Vermont institutions pool resources to win funding for clean energy innovations - Energy News Network

Vermont institutions pool resources to win funding for clean energy innovations – Energy News Network

A new consortium in Vermont aims to take advantage of the state’s small size and collaborative culture to make it a national model for clean energy innovation.

The Vermont Clean and Resilient Energy Consortium will seek federal grants to fund any number of projects related to clean energy delivery, renewable energy, decarbonization, and energy resilience.

“We’re kind of an interesting lab for some of this because of our small size,” said Julia S Moore, secretary of the Vermont Agency for Natural Resources, who is a member of the consortium. “We have the opportunity to build these networks which I think will be difficult in larger jurisdictions.”

Kirk Dombrowski, University of Vermont vice president for research, said the consortium met after it began “cold calling” with heads of utility and energy companies, heads of government agencies, and energy-related nonprofits.

“I have a new grant writing shop here at the university, and we work with a consulting firm and lobbyists in Washington that can give us a lot of good intelligence about research and programming opportunities coming out of federal agencies,” Dombrowski said. “So I put this value proposition before them – we have a lot more infrastructure than we have in the past to handle some of these partnerships.”

The Federation is operated by a Steering Committee made up of one person from each of the 20 member organizations. Dombrowski said that members who want to get into a project have to bear some of the cost.

“If the Department of Energy says, there’s a chance, say, energy sheds, we’ll take it to the consortium and say, Who wants that?” He said.

The emergence of the consortium comes as Vermont is advancing with ambition Climate Agenda. The state’s Greenhouse Solutions Act, passed in 2020, set legally binding targets for reducing greenhouse gas emissions 26% below 2005 levels by 2025; 40% below 1990 levels by 2030; and 80% below 1990 levels by 2050.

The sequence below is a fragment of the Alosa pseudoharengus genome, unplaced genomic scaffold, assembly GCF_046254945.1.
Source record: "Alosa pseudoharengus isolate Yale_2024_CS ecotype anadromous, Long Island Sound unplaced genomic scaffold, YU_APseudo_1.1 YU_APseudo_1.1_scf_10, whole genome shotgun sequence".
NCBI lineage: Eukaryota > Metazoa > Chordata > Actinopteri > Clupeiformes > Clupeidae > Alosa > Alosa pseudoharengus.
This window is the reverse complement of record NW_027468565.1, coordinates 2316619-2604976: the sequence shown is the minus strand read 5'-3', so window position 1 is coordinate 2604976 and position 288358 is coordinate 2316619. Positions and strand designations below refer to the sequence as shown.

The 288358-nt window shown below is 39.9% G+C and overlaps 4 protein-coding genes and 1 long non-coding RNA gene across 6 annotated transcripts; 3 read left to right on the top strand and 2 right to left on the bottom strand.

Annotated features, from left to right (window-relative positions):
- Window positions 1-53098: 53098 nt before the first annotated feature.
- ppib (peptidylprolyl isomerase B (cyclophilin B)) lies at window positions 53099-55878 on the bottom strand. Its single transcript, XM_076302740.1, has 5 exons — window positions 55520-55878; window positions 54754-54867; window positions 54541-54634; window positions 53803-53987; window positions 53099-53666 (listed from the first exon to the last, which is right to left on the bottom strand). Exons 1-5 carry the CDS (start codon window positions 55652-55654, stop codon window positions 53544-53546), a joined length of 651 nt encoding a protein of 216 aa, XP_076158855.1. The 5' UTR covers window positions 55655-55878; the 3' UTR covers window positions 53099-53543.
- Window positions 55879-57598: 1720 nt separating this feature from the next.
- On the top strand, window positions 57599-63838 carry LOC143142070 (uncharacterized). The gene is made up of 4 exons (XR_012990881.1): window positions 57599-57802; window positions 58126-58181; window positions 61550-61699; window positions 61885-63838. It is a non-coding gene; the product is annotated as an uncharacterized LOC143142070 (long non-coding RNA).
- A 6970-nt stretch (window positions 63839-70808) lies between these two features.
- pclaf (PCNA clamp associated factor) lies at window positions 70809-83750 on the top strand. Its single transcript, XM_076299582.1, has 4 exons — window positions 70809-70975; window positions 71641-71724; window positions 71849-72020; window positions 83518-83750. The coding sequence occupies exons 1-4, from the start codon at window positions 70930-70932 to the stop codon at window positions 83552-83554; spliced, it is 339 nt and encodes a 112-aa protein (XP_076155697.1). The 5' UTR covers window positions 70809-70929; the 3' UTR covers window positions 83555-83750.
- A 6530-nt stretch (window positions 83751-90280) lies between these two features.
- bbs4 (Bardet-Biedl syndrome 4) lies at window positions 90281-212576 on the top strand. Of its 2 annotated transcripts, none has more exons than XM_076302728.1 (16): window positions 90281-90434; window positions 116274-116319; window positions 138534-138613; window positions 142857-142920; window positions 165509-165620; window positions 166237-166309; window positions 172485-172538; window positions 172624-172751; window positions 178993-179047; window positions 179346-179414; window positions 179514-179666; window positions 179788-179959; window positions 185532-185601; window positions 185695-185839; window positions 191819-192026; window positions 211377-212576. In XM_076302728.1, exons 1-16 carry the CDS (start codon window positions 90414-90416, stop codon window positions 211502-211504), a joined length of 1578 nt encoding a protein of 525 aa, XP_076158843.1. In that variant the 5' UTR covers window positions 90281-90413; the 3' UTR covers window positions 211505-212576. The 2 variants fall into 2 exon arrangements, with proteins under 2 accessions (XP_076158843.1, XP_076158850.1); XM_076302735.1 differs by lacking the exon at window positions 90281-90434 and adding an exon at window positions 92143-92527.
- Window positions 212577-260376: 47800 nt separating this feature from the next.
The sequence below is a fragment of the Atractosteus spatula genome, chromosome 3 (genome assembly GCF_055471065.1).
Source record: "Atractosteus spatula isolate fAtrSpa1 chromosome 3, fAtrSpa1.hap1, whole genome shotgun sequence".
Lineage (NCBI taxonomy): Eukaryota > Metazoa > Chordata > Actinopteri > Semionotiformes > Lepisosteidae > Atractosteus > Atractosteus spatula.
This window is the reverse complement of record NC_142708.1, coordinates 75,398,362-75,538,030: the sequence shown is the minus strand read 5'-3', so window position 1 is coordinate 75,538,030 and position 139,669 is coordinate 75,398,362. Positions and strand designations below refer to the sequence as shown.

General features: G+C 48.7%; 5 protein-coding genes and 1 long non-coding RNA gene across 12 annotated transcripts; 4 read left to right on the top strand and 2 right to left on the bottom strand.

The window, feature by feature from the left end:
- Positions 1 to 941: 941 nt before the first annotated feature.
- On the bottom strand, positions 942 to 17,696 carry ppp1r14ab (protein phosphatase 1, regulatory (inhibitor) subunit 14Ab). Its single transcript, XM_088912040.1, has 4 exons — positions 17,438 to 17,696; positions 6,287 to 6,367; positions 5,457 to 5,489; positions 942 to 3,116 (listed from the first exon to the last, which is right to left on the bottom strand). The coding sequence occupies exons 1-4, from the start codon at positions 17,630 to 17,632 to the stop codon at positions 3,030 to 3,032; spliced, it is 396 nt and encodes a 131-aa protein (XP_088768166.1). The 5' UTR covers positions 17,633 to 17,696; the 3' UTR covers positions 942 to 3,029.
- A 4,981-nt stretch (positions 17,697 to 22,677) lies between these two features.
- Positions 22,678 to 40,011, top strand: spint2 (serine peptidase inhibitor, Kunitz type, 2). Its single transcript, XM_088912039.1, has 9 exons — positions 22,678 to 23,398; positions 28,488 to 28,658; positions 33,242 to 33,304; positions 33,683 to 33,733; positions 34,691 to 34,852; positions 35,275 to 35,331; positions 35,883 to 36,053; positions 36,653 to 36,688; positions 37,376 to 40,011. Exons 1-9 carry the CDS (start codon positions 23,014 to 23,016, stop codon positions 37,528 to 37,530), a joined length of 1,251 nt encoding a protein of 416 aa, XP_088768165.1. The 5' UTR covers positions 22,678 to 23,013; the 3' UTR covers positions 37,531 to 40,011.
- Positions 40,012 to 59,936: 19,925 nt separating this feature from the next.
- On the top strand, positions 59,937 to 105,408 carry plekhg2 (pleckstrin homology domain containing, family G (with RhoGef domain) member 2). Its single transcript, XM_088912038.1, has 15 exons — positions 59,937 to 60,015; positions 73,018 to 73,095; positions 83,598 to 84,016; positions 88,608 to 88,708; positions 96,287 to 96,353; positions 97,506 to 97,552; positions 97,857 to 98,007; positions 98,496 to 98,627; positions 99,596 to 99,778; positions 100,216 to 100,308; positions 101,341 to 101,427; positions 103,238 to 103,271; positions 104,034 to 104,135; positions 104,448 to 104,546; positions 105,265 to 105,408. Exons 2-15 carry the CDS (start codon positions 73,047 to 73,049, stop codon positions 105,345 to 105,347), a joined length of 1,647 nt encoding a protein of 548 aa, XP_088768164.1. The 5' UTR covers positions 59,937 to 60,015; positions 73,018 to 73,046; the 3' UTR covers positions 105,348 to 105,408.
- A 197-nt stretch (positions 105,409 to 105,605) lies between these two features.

The Climate Action Plan adopted last December identifies more than 200 priority actions aimed at moving the country towards achieving these goals.

Chase Whiting, a staff attorney at Vermont’s Conservation Law Foundation, said binding obligations of the law put Vermont in a good place for energy innovation by “creating a sense of urgency.” He said working together through a consortium to help solve the many challenges ahead is perfectly in line with Vermont’s culture.

“Vermonters have a really long tradition of rolling up their sleeves and interacting with community members to solve problems that affect the entire community,” Whiting said. “The style of town meeting in government is not a relic here.”

innovation feature

The facilities in Vermont have already shown a willingness to innovate. Time magazine his name recently Green Mountain Power is one of the most influential companies in the country to pilot a renewable energy micro-grid designed to power the rural town of Banton in the event of a major blackout. Vermont Electric Cooperative is more than halfway to achieving its goal of being 100% renewable energy by 2030, and offers incentives to customers to install battery storage systems and electric vehicle chargers.